Attitudes toward credit and debt can be a major source of friction in a marriage. If you've grown up in a family that regarded any form of indebtedness as something to be avoided at all costs, you'll be frustrated with a partner who blithely whips out a credit card at the drop of a hat. That being said, debt can be used constructively. Most financial advisers frequently deliver a well-honed set speech about the differences between good and bad borrowing.
Generally, consider a debt "good" if it provides a benefit that outlasts the payments. Some investments are simply too large for people of average income to reasonably save for, such as a home or a college education. Those are good debts, because the rates are usually low, and they lay the basis for your future. Another example of good debt might be a low-interest loan used to purchase a high-return investment. Here, the benefit outweighs the cost. Taking a loan to cover emergency costs or medical expenses is also good debt, because it prevents you depleting your other financial reserves.
Bad debt is the flip side of the borrowing coin; the kind of debt your mother warned you about. These are debts that cost more than you can readily repay, whose costs outweigh their benefits or that are incurred for non-essential purchases. High interest is a common symptom of bad debt. Credit cards, in-store financing offers, payday loans and high-risk car loans all charge high rates of consumer interest. Taking out hefty loans to buy non-essentials that depreciate, such as a boat or an RV, can also be considered bad debt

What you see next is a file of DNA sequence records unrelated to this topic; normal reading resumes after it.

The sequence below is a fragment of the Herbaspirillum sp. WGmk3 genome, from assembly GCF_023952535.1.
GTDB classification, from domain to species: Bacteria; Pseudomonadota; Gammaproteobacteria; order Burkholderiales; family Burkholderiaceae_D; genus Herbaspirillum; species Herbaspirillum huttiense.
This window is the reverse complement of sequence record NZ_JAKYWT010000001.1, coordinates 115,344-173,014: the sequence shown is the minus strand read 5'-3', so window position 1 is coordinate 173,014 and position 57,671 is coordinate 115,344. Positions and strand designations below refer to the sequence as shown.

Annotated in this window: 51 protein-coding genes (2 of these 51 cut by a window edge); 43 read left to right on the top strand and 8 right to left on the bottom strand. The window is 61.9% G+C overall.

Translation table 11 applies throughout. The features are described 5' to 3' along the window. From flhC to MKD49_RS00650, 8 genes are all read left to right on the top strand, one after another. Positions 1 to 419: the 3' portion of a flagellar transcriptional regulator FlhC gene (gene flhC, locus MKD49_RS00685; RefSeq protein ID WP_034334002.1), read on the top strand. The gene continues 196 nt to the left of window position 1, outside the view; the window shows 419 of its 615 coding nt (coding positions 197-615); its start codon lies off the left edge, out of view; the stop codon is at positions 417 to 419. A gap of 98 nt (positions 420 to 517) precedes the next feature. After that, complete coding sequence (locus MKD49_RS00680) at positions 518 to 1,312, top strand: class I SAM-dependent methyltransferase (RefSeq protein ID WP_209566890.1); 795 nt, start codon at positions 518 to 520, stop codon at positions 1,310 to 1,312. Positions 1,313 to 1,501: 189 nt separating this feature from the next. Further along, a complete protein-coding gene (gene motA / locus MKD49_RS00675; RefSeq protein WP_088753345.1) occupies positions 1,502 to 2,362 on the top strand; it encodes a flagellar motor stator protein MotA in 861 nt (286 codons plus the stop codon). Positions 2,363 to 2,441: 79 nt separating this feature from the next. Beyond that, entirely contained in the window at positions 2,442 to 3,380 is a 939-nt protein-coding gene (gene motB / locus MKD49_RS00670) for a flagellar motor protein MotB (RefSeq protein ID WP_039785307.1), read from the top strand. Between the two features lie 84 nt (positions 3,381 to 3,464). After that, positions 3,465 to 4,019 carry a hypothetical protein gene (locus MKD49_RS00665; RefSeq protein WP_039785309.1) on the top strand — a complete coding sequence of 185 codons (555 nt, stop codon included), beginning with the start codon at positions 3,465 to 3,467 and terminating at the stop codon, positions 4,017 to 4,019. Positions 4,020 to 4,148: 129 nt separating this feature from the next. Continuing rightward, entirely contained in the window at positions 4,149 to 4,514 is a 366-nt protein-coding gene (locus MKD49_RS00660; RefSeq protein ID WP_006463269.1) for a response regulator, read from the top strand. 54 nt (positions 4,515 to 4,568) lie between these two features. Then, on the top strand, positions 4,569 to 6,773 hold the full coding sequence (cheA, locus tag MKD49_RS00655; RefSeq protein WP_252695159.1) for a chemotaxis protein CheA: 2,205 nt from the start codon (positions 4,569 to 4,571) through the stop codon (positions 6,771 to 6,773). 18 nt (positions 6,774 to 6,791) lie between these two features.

It's a Fine Line
Sometimes the line between good and bad debt can be rather blurred. For example, taking out a loan to get a minivan after your kids are born isn't a bad debt. Taking out a loan to buy an exotic sports car after your kids are born probably is. By all means, use your credit card to buy medicine for the kids when money is tight. However, if you're maxing that card to pay for your utilities, you're almost certainly in over your head. Often, that's the most reliable way to differentiate: any debt you can't afford to pay is bad.
How Much is Too Much?
For many couples, it's hard to see that line approaching. You probably had perfectly good and valid reasons for each loan and each purchase, but, suddenly, you're having trouble with the payments. If your payments add up to 30 to 40 percent of your gross income, it's time for professional help. Talk to an accountant or fee-based financial planner. It will cost money you desperately need for other things, but a good professional can help you dig out of trouble faster than you would on your own. They'll also give you the help you need to stay out of trouble in future.
Fred Decker is a trained chef and certified food-safety trainer. Decker wrote for the Saint John, New Brunswick Telegraph-Journal, and has been published in Canada's Hospitality and Foodservice magazine. He's held positions selling computers, insurance and mutual funds, and was educated at Memorial University of Newfoundland and the Northern Alberta Institute of Technology.